3. Something that you’re passionate about? 

      Photography, poetry, cinema and literature in their capacity to capture the complexity of the human experience.

     

    4. Who do you most admire? 

    I have 3 girlfriends who I used to live with in New York City who used to ride in a protective peloton around me when we used to bike, in my first terrified few months there. Literally my ride-or-dies. Their unwavering love, support, vulnerability, strength and tenacity in life and friendship are like nothing I’ve ever experienced before. Shout out to Adrienne Grunwald, Talia Herman and Barbara Saric.

    5. What scares you the most about the unknown?

    I suppose the unknown in general doesn’t really scare me. But in the context of covid-era living, I’m pretty anxious about the way our previously globalized world will shrink and what a nationalized, xenophobic, closed border world is going to look like, if that’s the way we will continue to live. 

    6. What is something you’re proud of? 

    I’m proud of being able to find a way back to making work again, after the seismic transition to motherhood.

    7. What's something you do to be kind to yourself? 

    Yoga and sushi.

    8. What are you most looking forward to post-isolation? 

    Wearing heels and going out on a date with my husband.

    9. How do you align and connect with your intuition?

    I find that I have to operate from a place of honesty and shut down all the voices that don’t feel true, like fear and insecurity. And then I speak to my therapist :)

    10. What's an assumption others make about you?

    That I don’t watch reality television? Lol.

    11. Is there an item you would like to see from Collective Closets in the future? 

    Workwear!

    COLLECTIVE CONVERSATIONS. . . 11 Fire Questions with Pauline Ernesto!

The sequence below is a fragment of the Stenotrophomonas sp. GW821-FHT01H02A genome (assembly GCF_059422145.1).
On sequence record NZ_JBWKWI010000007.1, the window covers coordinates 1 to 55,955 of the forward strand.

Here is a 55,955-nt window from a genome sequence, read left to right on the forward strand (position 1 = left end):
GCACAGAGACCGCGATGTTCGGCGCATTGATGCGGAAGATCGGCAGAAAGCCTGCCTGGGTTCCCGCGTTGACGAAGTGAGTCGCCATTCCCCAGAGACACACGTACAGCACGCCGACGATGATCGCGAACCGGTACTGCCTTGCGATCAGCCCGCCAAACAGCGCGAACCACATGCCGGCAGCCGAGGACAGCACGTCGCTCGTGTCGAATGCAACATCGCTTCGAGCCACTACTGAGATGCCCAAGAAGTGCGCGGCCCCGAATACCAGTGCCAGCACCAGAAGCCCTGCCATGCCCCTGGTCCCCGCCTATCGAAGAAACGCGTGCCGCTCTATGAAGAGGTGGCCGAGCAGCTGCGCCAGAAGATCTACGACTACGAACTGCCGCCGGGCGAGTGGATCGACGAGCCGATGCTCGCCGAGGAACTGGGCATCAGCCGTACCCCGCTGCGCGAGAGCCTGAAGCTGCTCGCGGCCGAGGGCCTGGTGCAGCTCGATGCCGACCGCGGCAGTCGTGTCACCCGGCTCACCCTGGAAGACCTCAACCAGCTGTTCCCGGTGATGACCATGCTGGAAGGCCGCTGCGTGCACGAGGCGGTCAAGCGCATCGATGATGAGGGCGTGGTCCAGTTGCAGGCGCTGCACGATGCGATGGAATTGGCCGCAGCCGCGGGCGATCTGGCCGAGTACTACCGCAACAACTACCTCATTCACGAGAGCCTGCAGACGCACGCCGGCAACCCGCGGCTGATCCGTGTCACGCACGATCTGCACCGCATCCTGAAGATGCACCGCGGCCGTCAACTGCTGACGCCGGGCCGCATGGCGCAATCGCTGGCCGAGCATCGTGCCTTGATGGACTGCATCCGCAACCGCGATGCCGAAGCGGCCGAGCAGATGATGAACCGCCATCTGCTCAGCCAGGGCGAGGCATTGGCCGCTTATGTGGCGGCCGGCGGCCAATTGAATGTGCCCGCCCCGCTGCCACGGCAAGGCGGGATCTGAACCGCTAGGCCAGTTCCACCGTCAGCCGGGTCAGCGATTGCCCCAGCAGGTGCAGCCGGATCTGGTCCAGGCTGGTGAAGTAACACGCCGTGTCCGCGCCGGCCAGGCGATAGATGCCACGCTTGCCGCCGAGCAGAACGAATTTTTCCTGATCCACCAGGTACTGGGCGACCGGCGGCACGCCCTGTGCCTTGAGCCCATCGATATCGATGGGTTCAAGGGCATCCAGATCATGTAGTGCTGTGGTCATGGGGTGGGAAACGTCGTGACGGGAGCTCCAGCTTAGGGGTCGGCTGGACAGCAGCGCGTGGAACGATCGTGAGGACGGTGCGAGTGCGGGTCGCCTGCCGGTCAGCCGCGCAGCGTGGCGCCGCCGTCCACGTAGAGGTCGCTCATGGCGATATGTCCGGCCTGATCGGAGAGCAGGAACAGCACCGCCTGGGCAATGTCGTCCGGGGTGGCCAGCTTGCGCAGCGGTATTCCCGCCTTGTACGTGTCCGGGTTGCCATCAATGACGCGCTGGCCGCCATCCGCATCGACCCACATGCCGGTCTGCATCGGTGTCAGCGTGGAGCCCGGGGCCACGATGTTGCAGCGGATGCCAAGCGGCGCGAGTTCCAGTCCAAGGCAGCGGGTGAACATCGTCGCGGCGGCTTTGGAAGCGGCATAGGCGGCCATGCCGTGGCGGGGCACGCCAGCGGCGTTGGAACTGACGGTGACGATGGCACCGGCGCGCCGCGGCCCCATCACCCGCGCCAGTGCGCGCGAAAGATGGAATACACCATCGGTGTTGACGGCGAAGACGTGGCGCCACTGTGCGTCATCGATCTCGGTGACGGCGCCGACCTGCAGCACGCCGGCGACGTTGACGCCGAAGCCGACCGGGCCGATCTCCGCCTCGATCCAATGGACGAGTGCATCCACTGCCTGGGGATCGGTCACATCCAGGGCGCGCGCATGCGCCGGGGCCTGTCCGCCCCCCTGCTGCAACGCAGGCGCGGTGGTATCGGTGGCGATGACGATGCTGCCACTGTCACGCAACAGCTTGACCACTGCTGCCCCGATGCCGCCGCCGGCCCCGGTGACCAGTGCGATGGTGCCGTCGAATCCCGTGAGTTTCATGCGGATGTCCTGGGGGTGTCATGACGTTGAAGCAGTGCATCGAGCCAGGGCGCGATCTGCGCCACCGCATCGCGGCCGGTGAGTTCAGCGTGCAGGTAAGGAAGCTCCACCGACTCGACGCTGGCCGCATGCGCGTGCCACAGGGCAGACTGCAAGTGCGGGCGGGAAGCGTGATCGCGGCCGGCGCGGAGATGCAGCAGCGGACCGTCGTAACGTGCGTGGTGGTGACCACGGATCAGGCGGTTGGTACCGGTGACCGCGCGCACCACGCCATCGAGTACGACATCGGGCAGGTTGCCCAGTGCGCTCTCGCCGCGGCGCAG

In a period of time when we're inundated with what feels like consistent bad news, we wanted to put some emphasis on the positive. This is the first instalment in our mini-series "Collective Conversations," a bi-weekly segment focusing on a woman we think is awesome + what she's all about. To kick things off- the multitalented, vibrant and hilarious Pauline Ernesto. She's our baby sister, resident Collective Closets muse, self-professed D&M expert, Kanye West's #1 fan and a breath of fresh air (we need it!). 

     

    1. Describe yourself in three words? 
      Fun! Loving! Spiritual!
       
    2. How have you been staying motivated? 
      By staying away from the news!! I know myself well enough to know that exposing myself to the incessant Coronavirus talk and news updates sneds my anxiety through the roof! So I stay optimistic by minimising my intake to a need to need to know minimum. I am being militant about protecting my energy at this time!! So far so good, gal is still smilin!! 
       
    3. Something that you’re passionate about? 
      Love. I love LOVE. I think I was cupid in a past life.
       
    4. Who do you most admire? 
      There are too many fabulous humans who have left a profound impact me to choose just one!! But my mama was a boss. An all round boss. fearless and unconditionally loving. That's my kinda woman. 
       
    5. What scares you the most about the unknown? 
      The unknown. Lol. Annnnd now my anxiety is through the roof again thanks! Hahaha. I try not to think about the unknown anymore. I know the universe has got me.
       
    6. What is something you’re proud of?
      This life I have manifested for myself. My life is dope. 

     

    7. What's something you to do be kind to yourself? Meditation and prayer. It's the difference between a day of love and peace and a day when my evil twin goes on a joy ride.

    8. What are you most looking forward to post-isolation? Flirting my way through every bar in town with a margi in my hand and a twinkle in my eye i

    9. How do you align and connect with your intuition? 
    Meditation. Prayer and listenting to/ reading my Eckart Tolle and Marianne Williamson, my spiritual teachers. If you haven't read 'The Power of Now' Do it. NOW!!

    10. What's an assumption others make about you?
    Who knows and who cares!! I've learnt that wondering what others think about anything isn't helpful to me at all! They probably assume I'm dope. Which I am.